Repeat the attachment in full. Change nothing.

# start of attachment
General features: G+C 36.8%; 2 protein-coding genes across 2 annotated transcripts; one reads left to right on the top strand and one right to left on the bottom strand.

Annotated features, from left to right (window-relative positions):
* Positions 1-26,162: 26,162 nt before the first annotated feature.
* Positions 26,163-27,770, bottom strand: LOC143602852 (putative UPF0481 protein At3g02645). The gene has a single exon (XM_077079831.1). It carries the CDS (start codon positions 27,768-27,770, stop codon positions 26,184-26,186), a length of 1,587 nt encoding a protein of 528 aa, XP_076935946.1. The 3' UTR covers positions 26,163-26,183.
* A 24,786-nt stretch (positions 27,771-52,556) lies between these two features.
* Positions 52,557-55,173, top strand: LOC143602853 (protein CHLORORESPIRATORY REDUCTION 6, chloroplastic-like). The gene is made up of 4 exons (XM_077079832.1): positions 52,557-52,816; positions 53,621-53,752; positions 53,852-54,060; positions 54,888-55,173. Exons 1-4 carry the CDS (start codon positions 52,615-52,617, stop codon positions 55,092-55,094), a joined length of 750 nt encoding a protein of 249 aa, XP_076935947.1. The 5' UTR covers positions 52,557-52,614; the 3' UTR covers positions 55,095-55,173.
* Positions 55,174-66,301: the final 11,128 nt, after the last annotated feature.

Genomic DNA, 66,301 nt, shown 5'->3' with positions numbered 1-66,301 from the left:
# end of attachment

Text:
General features: G+C 36.8%; 2 protein-coding genes across 2 annotated transcripts; one reads left to right on the top strand and one right to left on the bottom strand.

Annotated features, from left to right (window-relative positions):
* Positions 1-26,162: 26,162 nt before the first annotated feature.
* Positions 26,163-27,770, bottom strand: LOC143602852 (putative UPF0481 protein At3g02645). The gene has a single exon (XM_077079831.1). It carries the CDS (start codon positions 27,768-27,770, stop codon positions 26,184-26,186), a length of 1,587 nt encoding a protein of 528 aa, XP_076935946.1. The 3' UTR covers positions 26,163-26,183.
* A 24,786-nt stretch (positions 27,771-52,556) lies between these two features.
* Positions 52,557-55,173, top strand: LOC143602853 (protein CHLORORESPIRATORY REDUCTION 6, chloroplastic-like). The gene is made up of 4 exons (XM_077079832.1): positions 52,557-52,816; positions 53,621-53,752; positions 53,852-54,060; positions 54,888-55,173. Exons 1-4 carry the CDS (start codon positions 52,615-52,617, stop codon positions 55,092-55,094), a joined length of 750 nt encoding a protein of 249 aa, XP_076935947.1. The 5' UTR covers positions 52,557-52,614; the 3' UTR covers positions 55,095-55,173.
* Positions 55,174-66,301: the final 11,128 nt, after the last annotated feature.

Genomic DNA, 66,301 nt, shown 5'->3' with positions numbered 1-66,301 from the left: